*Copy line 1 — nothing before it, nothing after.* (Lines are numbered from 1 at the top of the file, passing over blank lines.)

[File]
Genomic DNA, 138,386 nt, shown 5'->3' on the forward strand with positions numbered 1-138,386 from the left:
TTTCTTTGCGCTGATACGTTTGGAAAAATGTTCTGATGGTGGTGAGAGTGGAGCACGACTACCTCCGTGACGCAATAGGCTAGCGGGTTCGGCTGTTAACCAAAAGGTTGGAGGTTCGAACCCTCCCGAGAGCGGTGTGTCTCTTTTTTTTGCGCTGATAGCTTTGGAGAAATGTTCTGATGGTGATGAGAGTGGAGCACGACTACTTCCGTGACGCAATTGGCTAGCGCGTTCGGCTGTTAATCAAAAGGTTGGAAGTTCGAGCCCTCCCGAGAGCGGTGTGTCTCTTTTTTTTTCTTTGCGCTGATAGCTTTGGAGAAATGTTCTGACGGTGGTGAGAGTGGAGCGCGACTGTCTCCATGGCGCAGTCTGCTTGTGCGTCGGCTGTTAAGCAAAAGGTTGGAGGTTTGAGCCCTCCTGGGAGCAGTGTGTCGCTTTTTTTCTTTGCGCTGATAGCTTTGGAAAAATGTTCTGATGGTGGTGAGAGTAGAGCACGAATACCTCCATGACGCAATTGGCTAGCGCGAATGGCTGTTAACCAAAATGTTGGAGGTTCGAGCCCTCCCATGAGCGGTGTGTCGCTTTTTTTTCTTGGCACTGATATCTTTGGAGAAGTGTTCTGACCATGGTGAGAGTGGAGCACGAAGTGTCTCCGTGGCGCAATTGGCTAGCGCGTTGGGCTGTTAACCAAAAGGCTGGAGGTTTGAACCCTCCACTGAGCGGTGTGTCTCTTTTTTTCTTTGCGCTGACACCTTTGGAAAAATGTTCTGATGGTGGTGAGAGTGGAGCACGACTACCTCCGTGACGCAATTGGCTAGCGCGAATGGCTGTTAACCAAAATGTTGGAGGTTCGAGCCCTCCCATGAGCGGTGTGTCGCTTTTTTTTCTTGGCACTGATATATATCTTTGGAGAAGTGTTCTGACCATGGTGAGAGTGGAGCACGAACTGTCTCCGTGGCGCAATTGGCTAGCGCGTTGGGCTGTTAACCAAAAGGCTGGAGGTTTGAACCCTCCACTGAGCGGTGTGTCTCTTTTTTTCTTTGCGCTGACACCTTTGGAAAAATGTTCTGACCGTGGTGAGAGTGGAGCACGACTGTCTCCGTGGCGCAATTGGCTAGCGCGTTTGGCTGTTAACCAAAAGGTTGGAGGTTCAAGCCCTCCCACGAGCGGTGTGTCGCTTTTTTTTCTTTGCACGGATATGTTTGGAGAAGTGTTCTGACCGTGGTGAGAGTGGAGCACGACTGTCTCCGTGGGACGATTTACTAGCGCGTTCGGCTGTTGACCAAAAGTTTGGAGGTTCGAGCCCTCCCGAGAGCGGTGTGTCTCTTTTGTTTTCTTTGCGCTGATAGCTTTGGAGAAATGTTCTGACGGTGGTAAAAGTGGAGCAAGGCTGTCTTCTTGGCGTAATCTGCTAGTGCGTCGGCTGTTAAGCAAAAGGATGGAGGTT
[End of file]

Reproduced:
Genomic DNA, 138,386 nt, shown 5'->3' on the forward strand with positions numbered 1-138,386 from the left: